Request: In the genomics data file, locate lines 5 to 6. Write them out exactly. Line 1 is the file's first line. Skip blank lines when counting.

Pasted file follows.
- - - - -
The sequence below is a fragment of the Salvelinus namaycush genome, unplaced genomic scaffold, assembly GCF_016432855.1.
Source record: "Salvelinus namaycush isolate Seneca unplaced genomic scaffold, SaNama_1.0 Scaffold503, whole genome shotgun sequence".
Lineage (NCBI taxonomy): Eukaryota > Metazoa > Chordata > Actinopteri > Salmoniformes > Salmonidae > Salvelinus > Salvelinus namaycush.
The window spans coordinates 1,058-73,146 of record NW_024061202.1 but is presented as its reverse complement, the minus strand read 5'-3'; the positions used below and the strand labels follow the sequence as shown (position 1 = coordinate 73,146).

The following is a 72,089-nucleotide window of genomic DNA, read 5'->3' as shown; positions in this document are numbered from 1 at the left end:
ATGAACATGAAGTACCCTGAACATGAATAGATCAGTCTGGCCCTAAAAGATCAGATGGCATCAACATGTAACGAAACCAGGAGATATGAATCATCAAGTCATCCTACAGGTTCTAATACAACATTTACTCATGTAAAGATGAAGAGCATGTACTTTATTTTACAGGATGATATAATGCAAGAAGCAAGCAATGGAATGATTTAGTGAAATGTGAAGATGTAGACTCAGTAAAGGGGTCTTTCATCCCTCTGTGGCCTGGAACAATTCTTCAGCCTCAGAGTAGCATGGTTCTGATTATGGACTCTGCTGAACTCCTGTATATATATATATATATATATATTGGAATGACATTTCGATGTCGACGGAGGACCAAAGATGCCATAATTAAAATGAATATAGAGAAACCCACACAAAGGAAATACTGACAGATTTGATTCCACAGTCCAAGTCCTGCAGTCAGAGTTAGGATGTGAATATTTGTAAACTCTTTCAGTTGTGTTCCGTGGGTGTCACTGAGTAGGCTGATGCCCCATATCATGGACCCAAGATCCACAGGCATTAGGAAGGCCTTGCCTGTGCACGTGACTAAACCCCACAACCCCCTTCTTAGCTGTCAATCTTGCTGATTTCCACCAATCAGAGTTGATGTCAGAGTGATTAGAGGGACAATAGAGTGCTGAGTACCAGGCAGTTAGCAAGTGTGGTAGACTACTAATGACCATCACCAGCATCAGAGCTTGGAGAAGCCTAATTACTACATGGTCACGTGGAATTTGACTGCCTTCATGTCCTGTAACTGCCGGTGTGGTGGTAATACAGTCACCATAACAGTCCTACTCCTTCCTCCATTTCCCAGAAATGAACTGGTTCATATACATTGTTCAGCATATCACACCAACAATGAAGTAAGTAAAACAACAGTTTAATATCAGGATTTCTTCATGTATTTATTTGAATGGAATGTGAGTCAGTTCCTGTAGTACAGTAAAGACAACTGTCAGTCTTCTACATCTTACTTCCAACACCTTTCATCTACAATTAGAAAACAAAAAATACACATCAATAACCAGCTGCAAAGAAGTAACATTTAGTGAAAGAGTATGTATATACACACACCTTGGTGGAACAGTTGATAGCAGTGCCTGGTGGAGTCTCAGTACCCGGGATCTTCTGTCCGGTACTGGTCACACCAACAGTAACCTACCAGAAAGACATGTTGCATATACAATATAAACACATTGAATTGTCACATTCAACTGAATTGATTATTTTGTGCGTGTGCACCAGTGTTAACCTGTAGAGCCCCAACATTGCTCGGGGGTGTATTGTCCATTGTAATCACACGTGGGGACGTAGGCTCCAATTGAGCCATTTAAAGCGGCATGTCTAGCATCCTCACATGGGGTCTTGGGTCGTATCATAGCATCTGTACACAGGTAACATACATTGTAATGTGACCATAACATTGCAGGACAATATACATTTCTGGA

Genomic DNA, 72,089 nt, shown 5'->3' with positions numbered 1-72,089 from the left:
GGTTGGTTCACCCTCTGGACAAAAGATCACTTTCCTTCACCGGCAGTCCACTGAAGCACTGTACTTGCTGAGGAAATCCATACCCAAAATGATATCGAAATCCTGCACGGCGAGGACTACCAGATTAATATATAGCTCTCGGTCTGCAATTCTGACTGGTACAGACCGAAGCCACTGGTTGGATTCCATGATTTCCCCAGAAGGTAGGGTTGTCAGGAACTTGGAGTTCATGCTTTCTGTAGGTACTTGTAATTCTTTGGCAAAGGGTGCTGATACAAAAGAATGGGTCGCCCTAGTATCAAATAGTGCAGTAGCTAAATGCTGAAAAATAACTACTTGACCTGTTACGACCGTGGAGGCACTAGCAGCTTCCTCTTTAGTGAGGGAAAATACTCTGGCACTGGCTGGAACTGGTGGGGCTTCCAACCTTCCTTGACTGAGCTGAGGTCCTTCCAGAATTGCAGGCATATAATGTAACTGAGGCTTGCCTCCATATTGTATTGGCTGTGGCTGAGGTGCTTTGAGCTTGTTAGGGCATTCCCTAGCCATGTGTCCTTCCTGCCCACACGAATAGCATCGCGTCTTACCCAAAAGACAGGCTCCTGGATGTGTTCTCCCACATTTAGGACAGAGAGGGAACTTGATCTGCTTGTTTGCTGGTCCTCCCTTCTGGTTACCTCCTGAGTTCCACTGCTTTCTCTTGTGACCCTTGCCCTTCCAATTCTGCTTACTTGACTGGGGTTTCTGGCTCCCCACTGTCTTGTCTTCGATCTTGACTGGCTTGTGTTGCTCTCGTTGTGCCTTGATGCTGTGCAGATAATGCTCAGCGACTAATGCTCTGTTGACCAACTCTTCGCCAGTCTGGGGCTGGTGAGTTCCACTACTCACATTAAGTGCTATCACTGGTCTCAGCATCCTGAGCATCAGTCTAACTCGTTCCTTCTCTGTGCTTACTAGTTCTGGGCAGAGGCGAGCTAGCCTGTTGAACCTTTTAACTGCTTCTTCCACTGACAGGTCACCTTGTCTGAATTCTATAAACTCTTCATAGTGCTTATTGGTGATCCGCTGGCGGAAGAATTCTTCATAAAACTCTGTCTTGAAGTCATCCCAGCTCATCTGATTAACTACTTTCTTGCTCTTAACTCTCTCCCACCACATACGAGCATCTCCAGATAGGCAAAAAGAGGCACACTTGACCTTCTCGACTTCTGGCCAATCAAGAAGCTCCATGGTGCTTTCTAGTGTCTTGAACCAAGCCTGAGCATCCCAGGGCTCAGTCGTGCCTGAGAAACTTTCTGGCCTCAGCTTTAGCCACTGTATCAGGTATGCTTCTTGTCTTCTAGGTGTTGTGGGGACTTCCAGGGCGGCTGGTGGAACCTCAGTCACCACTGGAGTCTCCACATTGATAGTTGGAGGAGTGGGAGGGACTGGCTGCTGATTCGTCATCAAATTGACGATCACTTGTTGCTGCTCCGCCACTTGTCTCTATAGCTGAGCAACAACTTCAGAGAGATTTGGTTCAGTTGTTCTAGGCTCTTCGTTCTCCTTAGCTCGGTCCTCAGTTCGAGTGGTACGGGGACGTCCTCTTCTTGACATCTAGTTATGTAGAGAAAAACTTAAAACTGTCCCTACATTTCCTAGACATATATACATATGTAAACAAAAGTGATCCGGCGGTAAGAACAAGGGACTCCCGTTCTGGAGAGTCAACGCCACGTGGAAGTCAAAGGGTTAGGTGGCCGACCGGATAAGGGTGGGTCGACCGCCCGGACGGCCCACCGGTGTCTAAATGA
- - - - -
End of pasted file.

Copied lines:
The following is a 72,089-nucleotide window of genomic DNA, read 5'->3' as shown; positions in this document are numbered from 1 at the left end:
ATGAACATGAAGTACCCTGAACATGAATAGATCAGTCTGGCCCTAAAAGATCAGATGGCATCAACATGTAACGAAACCAGGAGATATGAATCATCAAGTCATCCTACAGGTTCTAATACAACATTTACTCATGTAAAGATGAAGAGCATGTACTTTATTTTACAGGATGATATAATGCAAGAAGCAAGCAATGGAATGATTTAGTGAAATGTGAAGATGTAGACTCAGTAAAGGGGTCTTTCATCCCTCTGTGGCCTGGAACAATTCTTCAGCCTCAGAGTAGCATGGTTCTGATTATGGACTCTGCTGAACTCCTGTATATATATATATATATATATATTGGAATGACATTTCGATGTCGACGGAGGACCAAAGATGCCATAATTAAAATGAATATAGAGAAACCCACACAAAGGAAATACTGACAGATTTGATTCCACAGTCCAAGTCCTGCAGTCAGAGTTAGGATGTGAATATTTGTAAACTCTTTCAGTTGTGTTCCGTGGGTGTCACTGAGTAGGCTGATGCCCCATATCATGGACCCAAGATCCACAGGCATTAGGAAGGCCTTGCCTGTGCACGTGACTAAACCCCACAACCCCCTTCTTAGCTGTCAATCTTGCTGATTTCCACCAATCAGAGTTGATGTCAGAGTGATTAGAGGGACAATAGAGTGCTGAGTACCAGGCAGTTAGCAAGTGTGGTAGACTACTAATGACCATCACCAGCATCAGAGCTTGGAGAAGCCTAATTACTACATGGTCACGTGGAATTTGACTGCCTTCATGTCCTGTAACTGCCGGTGTGGTGGTAATACAGTCACCATAACAGTCCTACTCCTTCCTCCATTTCCCAGAAATGAACTGGTTCATATACATTGTTCAGCATATCACACCAACAATGAAGTAAGTAAAACAACAGTTTAATATCAGGATTTCTTCATGTATTTATTTGAATGGAATGTGAGTCAGTTCCTGTAGTACAGTAAAGACAACTGTCAGTCTTCTACATCTTACTTCCAACACCTTTCATCTACAATTAGAAAACAAAAAATACACATCAATAACCAGCTGCAAAGAAGTAACATTTAGTGAAAGAGTATGTATATACACACACCTTGGTGGAACAGTTGATAGCAGTGCCTGGTGGAGTCTCAGTACCCGGGATCTTCTGTCCGGTACTGGTCACACCAACAGTAACCTACCAGAAAGACATGTTGCATATACAATATAAACACATTGAATTGTCACATTCAACTGAATTGATTATTTTGTGCGTGTGCACCAGTGTTAACCTGTAGAGCCCCAACATTGCTCGGGGGTGTATTGTCCATTGTAATCACACGTGGGGACGTAGGCTCCAATTGAGCCATTTAAAGCGGCATGTCTAGCATCCTCACATGGGGTCTTGGGTCGTATCATAGCATCTGTACACAGGTAACATACATTGTAATGTGACCATAACATTGCAGGACAATATACATTTCTGGA